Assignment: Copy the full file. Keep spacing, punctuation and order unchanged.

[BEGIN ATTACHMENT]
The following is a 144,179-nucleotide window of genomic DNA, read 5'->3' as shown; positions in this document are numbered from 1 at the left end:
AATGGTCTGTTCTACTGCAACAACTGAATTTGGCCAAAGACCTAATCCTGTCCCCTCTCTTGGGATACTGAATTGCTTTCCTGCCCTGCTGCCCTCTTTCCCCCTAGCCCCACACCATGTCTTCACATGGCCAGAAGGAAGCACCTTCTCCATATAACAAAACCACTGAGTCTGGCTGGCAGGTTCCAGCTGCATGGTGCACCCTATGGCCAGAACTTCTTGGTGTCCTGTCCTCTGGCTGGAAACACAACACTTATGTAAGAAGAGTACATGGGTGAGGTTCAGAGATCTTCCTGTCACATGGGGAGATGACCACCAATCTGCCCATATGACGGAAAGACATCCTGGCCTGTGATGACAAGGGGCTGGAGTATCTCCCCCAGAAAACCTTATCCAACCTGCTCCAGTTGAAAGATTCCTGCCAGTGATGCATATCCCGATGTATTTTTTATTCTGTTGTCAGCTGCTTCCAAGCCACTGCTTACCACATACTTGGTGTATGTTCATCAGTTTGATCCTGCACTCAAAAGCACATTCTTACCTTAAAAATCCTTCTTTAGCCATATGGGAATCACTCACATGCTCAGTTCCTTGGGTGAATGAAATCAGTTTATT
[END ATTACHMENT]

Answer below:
The following is a 144,179-nucleotide window of genomic DNA, read 5'->3' as shown; positions in this document are numbered from 1 at the left end:
AATGGTCTGTTCTACTGCAACAACTGAATTTGGCCAAAGACCTAATCCTGTCCCCTCTCTTGGGATACTGAATTGCTTTCCTGCCCTGCTGCCCTCTTTCCCCCTAGCCCCACACCATGTCTTCACATGGCCAGAAGGAAGCACCTTCTCCATATAACAAAACCACTGAGTCTGGCTGGCAGGTTCCAGCTGCATGGTGCACCCTATGGCCAGAACTTCTTGGTGTCCTGTCCTCTGGCTGGAAACACAACACTTATGTAAGAAGAGTACATGGGTGAGGTTCAGAGATCTTCCTGTCACATGGGGAGATGACCACCAATCTGCCCATATGACGGAAAGACATCCTGGCCTGTGATGACAAGGGGCTGGAGTATCTCCCCCAGAAAACCTTATCCAACCTGCTCCAGTTGAAAGATTCCTGCCAGTGATGCATATCCCGATGTATTTTTTATTCTGTTGTCAGCTGCTTCCAAGCCACTGCTTACCACATACTTGGTGTATGTTCATCAGTTTGATCCTGCACTCAAAAGCACATTCTTACCTTAAAAATCCTTCTTTAGCCATATGGGAATCACTCACATGCTCAGTTCCTTGGGTGAATGAAATCAGTTTATT